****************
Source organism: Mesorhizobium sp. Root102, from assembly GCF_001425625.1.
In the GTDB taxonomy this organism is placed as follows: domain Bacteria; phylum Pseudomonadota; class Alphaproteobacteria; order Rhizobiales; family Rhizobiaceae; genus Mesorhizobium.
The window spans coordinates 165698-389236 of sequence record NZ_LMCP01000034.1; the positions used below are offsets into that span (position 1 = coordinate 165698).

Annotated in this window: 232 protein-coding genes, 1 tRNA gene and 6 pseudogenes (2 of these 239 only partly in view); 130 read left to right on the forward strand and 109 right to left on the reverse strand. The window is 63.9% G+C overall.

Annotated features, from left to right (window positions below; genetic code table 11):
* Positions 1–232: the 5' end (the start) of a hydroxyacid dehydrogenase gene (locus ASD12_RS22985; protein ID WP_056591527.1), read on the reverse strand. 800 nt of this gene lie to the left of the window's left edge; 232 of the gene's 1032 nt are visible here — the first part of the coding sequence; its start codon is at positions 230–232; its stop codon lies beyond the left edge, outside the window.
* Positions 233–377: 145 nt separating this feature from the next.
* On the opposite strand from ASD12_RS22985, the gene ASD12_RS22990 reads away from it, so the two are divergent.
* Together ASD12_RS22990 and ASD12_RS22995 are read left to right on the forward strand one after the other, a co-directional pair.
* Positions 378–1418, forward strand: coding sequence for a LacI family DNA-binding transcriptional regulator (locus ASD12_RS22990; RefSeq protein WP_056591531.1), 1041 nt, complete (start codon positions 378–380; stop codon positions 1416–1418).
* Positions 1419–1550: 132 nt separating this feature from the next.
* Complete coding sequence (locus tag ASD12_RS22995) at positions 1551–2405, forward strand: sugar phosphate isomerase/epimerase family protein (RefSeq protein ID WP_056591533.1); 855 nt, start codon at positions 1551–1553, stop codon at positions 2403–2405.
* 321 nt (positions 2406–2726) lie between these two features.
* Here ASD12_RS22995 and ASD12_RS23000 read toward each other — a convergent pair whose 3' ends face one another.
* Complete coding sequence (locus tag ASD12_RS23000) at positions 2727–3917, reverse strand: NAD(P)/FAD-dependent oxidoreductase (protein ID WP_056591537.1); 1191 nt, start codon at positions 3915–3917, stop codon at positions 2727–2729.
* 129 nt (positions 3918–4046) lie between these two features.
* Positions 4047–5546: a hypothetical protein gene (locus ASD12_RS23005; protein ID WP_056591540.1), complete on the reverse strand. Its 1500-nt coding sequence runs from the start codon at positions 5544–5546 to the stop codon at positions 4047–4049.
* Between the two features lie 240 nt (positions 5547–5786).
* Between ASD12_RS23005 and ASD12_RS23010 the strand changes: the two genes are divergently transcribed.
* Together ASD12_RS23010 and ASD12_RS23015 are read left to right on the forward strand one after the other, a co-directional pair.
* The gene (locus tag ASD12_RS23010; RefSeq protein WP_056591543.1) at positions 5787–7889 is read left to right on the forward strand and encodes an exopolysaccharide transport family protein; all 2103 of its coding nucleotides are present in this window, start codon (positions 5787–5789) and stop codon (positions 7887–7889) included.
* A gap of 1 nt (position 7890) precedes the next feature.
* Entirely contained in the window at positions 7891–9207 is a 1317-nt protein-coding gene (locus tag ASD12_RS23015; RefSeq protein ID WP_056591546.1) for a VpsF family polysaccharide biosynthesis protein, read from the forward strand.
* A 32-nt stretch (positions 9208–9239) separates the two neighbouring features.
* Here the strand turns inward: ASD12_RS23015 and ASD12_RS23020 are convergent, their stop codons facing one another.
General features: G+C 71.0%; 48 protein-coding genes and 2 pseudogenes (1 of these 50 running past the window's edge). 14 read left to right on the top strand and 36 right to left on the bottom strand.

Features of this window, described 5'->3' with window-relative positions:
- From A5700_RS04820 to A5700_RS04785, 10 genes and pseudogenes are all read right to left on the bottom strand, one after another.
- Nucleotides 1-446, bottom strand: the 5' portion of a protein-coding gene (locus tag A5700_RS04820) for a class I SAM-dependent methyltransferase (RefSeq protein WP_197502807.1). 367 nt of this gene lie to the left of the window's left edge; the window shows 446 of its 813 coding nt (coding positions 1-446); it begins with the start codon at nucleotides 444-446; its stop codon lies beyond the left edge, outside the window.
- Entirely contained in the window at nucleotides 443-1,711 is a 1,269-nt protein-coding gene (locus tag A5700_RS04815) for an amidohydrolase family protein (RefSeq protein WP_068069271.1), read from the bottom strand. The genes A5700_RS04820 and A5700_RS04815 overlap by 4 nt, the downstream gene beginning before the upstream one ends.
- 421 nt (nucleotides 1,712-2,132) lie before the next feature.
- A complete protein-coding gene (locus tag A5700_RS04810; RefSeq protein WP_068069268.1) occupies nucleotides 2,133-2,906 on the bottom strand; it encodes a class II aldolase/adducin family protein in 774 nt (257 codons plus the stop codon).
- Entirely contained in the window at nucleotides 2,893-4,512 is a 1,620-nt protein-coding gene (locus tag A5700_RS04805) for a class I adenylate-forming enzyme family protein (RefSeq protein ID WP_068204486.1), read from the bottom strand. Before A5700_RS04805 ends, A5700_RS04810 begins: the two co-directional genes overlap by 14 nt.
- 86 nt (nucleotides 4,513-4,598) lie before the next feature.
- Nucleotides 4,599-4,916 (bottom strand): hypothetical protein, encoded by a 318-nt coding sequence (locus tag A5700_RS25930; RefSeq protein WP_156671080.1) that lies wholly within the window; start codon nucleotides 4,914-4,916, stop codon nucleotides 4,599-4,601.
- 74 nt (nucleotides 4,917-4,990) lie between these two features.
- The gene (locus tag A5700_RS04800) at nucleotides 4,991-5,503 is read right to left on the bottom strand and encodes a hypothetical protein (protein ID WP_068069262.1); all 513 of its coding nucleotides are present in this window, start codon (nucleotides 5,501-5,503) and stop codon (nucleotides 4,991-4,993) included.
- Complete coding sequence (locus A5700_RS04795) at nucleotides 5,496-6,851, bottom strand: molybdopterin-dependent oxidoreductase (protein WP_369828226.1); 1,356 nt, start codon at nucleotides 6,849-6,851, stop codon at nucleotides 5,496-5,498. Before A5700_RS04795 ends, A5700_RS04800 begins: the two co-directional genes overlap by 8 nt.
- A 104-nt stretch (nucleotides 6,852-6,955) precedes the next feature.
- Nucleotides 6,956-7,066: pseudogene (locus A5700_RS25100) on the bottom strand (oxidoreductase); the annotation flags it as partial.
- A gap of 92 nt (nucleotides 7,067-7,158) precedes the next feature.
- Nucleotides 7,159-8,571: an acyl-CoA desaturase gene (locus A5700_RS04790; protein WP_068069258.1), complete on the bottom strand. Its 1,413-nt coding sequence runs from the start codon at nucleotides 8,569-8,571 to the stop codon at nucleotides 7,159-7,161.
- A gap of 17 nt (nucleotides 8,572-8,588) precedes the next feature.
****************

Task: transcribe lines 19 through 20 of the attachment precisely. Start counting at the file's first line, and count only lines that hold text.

* Between ASD12_RS23005 and ASD12_RS23010 the strand changes: the two genes are divergently transcribed.
* Together ASD12_RS23010 and ASD12_RS23015 are read left to right on the forward strand one after the other, a co-directional pair.